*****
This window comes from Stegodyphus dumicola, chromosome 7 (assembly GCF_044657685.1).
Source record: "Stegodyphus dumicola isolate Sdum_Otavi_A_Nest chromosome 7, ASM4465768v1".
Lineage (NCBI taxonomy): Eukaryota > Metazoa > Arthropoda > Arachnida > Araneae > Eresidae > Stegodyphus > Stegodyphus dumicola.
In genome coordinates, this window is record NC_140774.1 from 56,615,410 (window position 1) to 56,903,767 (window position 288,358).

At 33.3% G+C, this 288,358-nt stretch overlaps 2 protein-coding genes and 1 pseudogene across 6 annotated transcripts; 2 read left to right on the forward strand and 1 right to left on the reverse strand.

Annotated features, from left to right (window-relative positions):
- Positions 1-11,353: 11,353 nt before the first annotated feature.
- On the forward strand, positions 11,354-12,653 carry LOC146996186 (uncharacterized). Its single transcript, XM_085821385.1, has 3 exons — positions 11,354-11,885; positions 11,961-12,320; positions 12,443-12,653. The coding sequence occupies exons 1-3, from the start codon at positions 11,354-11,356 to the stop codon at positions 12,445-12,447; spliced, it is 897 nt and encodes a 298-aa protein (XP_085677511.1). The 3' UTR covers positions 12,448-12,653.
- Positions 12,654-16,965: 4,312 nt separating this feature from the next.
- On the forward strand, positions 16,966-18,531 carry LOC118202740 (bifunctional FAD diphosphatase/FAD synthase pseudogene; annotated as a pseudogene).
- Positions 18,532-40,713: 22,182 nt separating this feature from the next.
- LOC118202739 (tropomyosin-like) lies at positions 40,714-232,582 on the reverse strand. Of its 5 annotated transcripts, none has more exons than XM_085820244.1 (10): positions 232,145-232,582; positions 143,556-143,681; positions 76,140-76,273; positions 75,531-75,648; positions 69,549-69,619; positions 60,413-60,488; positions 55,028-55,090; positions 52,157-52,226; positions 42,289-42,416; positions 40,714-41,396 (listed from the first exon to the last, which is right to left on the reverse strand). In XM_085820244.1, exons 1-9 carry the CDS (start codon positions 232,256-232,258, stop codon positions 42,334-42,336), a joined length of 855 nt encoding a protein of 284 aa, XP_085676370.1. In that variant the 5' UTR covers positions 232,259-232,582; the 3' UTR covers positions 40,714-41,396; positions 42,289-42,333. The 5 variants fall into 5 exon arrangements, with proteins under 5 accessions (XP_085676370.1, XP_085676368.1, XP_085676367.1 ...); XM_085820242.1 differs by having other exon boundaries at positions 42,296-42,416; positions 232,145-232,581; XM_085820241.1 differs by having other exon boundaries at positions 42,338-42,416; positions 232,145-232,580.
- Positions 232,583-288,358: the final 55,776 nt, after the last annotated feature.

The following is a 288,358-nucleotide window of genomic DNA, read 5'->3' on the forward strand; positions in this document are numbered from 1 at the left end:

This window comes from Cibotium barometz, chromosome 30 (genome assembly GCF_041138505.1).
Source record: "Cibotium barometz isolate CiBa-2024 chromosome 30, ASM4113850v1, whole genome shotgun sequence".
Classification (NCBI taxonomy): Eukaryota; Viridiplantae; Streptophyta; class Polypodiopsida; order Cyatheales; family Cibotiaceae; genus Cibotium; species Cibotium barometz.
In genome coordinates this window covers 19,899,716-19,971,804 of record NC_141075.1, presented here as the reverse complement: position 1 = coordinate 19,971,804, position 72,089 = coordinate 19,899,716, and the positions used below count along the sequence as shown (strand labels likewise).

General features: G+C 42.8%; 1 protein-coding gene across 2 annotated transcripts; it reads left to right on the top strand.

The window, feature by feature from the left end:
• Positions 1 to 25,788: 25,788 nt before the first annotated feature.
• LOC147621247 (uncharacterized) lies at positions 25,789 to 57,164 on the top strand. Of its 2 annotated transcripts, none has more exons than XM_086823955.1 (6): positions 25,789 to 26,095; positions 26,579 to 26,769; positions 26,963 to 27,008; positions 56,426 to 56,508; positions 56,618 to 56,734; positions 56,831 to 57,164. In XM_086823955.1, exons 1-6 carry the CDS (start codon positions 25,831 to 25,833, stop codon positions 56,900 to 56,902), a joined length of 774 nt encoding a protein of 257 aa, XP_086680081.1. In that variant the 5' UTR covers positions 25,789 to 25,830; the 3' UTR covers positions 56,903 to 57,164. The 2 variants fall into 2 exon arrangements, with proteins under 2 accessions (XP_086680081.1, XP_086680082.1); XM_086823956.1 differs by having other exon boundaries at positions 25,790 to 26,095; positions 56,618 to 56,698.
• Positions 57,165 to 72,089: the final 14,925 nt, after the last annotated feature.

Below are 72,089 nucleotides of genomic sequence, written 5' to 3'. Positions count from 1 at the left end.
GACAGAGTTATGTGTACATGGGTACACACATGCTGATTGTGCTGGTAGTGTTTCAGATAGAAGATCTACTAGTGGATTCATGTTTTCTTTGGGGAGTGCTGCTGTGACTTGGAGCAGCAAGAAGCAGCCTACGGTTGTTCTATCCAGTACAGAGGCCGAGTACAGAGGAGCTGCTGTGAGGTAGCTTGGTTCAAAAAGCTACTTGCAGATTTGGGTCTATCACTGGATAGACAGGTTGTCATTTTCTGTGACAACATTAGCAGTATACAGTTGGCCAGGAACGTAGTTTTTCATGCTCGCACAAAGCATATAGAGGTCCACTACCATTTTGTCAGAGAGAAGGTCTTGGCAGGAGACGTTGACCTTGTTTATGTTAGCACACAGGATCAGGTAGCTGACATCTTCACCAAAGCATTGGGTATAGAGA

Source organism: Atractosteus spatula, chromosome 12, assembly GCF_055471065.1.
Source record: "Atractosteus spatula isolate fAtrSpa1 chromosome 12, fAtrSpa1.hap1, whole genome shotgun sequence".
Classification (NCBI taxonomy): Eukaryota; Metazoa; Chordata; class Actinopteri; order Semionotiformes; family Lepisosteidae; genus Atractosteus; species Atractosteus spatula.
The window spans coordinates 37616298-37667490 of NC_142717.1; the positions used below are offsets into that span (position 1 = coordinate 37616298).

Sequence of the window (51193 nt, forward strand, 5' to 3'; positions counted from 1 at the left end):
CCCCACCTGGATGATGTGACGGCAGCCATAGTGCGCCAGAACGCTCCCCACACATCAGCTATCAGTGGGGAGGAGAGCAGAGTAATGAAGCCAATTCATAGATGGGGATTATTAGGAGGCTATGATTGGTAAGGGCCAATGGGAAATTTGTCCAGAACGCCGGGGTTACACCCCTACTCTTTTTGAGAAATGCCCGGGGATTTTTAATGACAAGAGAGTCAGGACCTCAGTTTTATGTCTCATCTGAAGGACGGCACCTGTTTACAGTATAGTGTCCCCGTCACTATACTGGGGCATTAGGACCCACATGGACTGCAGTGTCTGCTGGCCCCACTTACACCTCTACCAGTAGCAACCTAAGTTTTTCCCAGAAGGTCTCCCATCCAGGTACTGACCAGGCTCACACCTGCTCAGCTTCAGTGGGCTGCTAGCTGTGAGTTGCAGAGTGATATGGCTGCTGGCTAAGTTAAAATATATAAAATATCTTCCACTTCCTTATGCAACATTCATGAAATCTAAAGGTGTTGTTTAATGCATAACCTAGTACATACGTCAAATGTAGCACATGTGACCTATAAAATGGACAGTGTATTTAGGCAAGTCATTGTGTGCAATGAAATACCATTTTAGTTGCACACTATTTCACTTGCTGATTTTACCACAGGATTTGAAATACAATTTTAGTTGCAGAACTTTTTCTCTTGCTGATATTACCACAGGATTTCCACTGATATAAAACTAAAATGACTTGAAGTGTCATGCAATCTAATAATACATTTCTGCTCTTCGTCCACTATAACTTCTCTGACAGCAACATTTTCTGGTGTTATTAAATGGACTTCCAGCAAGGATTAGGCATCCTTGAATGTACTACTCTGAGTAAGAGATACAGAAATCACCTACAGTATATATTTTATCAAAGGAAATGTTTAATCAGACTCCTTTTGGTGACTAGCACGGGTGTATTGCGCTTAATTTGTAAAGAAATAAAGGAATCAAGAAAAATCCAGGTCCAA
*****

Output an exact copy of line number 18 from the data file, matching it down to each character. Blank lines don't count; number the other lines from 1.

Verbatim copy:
In genome coordinates this window covers 19,899,716-19,971,804 of record NC_141075.1, presented here as the reverse complement: position 1 = coordinate 19,971,804, position 72,089 = coordinate 19,899,716, and the positions used below count along the sequence as shown (strand labels likewise).